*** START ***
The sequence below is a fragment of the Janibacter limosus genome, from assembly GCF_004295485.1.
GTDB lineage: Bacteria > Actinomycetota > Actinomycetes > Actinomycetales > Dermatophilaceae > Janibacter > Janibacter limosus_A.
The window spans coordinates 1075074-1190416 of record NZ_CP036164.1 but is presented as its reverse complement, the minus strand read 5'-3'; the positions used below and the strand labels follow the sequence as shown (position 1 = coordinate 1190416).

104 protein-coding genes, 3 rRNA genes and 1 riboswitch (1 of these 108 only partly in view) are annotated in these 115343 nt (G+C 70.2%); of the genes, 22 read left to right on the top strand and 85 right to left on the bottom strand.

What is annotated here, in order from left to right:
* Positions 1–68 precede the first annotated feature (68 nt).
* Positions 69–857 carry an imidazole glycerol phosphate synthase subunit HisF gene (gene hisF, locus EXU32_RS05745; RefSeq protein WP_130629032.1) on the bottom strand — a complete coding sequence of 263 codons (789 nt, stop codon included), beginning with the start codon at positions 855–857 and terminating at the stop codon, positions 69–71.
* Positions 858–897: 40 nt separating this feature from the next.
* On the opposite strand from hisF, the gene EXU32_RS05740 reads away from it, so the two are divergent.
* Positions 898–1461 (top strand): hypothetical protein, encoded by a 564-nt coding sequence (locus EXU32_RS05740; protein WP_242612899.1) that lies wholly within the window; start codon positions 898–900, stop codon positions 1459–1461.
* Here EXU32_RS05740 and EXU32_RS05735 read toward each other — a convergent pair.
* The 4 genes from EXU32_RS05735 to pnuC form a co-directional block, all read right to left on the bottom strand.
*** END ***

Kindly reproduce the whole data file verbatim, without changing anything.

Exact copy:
The sequence below is a fragment of the Janibacter limosus genome, from assembly GCF_004295485.1.
GTDB lineage: Bacteria > Actinomycetota > Actinomycetes > Actinomycetales > Dermatophilaceae > Janibacter > Janibacter limosus_A.
The window spans coordinates 1075074-1190416 of record NZ_CP036164.1 but is presented as its reverse complement, the minus strand read 5'-3'; the positions used below and the strand labels follow the sequence as shown (position 1 = coordinate 1190416).

104 protein-coding genes, 3 rRNA genes and 1 riboswitch (1 of these 108 only partly in view) are annotated in these 115343 nt (G+C 70.2%); of the genes, 22 read left to right on the top strand and 85 right to left on the bottom strand.

What is annotated here, in order from left to right:
* Positions 1–68 precede the first annotated feature (68 nt).
* Positions 69–857 carry an imidazole glycerol phosphate synthase subunit HisF gene (gene hisF, locus EXU32_RS05745; RefSeq protein WP_130629032.1) on the bottom strand — a complete coding sequence of 263 codons (789 nt, stop codon included), beginning with the start codon at positions 855–857 and terminating at the stop codon, positions 69–71.
* Positions 858–897: 40 nt separating this feature from the next.
* On the opposite strand from hisF, the gene EXU32_RS05740 reads away from it, so the two are divergent.
* Positions 898–1461 (top strand): hypothetical protein, encoded by a 564-nt coding sequence (locus EXU32_RS05740; protein WP_242612899.1) that lies wholly within the window; start codon positions 898–900, stop codon positions 1459–1461.
* Here EXU32_RS05740 and EXU32_RS05735 read toward each other — a convergent pair.
* The 4 genes from EXU32_RS05735 to pnuC form a co-directional block, all read right to left on the bottom strand.